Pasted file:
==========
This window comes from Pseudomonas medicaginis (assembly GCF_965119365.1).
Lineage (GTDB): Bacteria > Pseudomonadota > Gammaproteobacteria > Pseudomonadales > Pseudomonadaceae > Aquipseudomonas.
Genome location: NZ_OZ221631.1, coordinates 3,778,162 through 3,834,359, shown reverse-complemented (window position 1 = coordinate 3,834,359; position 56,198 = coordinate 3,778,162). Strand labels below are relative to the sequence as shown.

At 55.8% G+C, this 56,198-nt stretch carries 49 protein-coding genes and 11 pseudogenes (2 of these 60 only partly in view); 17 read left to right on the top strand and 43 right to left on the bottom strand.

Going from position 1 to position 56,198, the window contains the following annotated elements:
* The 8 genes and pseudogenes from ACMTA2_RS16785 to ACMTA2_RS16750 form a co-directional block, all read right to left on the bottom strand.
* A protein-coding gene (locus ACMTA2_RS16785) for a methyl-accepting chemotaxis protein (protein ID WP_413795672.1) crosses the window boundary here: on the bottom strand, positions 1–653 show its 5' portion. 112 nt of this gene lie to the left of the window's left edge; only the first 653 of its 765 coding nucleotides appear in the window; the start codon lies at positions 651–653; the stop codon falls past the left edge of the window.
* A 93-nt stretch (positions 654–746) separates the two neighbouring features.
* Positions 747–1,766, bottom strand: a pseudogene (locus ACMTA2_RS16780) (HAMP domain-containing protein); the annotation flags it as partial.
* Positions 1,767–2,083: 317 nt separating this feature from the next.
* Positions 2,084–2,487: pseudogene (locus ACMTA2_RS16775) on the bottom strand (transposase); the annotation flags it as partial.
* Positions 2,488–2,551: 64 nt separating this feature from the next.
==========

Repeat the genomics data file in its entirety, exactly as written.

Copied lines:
This window comes from Pseudomonas medicaginis (assembly GCF_965119365.1).
Lineage (GTDB): Bacteria > Pseudomonadota > Gammaproteobacteria > Pseudomonadales > Pseudomonadaceae > Aquipseudomonas.
Genome location: NZ_OZ221631.1, coordinates 3,778,162 through 3,834,359, shown reverse-complemented (window position 1 = coordinate 3,834,359; position 56,198 = coordinate 3,778,162). Strand labels below are relative to the sequence as shown.

At 55.8% G+C, this 56,198-nt stretch carries 49 protein-coding genes and 11 pseudogenes (2 of these 60 only partly in view); 17 read left to right on the top strand and 43 right to left on the bottom strand.

Going from position 1 to position 56,198, the window contains the following annotated elements:
* The 8 genes and pseudogenes from ACMTA2_RS16785 to ACMTA2_RS16750 form a co-directional block, all read right to left on the bottom strand.
* A protein-coding gene (locus ACMTA2_RS16785) for a methyl-accepting chemotaxis protein (protein ID WP_413795672.1) crosses the window boundary here: on the bottom strand, positions 1–653 show its 5' portion. 112 nt of this gene lie to the left of the window's left edge; only the first 653 of its 765 coding nucleotides appear in the window; the start codon lies at positions 651–653; the stop codon falls past the left edge of the window.
* A 93-nt stretch (positions 654–746) separates the two neighbouring features.
* Positions 747–1,766, bottom strand: a pseudogene (locus ACMTA2_RS16780) (HAMP domain-containing protein); the annotation flags it as partial.
* Positions 1,767–2,083: 317 nt separating this feature from the next.
* Positions 2,084–2,487: pseudogene (locus ACMTA2_RS16775) on the bottom strand (transposase); the annotation flags it as partial.
* Positions 2,488–2,551: 64 nt separating this feature from the next.